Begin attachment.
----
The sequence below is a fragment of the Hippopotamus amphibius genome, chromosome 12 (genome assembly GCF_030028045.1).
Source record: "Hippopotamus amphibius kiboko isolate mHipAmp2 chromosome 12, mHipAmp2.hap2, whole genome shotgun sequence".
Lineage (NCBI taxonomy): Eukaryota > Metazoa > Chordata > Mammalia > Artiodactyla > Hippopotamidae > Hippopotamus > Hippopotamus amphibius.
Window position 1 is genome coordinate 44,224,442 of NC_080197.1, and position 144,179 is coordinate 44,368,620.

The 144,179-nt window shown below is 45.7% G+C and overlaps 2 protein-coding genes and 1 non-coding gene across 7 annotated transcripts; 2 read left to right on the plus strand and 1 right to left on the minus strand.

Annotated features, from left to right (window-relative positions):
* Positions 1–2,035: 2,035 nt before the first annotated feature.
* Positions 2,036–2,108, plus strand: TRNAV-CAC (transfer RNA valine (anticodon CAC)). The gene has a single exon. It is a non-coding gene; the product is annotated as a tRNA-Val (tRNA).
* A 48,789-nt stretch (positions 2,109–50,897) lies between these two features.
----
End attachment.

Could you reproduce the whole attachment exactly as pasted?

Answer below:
The sequence below is a fragment of the Hippopotamus amphibius genome, chromosome 12 (genome assembly GCF_030028045.1).
Source record: "Hippopotamus amphibius kiboko isolate mHipAmp2 chromosome 12, mHipAmp2.hap2, whole genome shotgun sequence".
Lineage (NCBI taxonomy): Eukaryota > Metazoa > Chordata > Mammalia > Artiodactyla > Hippopotamidae > Hippopotamus > Hippopotamus amphibius.
Window position 1 is genome coordinate 44,224,442 of NC_080197.1, and position 144,179 is coordinate 44,368,620.

The 144,179-nt window shown below is 45.7% G+C and overlaps 2 protein-coding genes and 1 non-coding gene across 7 annotated transcripts; 2 read left to right on the plus strand and 1 right to left on the minus strand.

Annotated features, from left to right (window-relative positions):
* Positions 1–2,035: 2,035 nt before the first annotated feature.
* Positions 2,036–2,108, plus strand: TRNAV-CAC (transfer RNA valine (anticodon CAC)). The gene has a single exon. It is a non-coding gene; the product is annotated as a tRNA-Val (tRNA).
* A 48,789-nt stretch (positions 2,109–50,897) lies between these two features.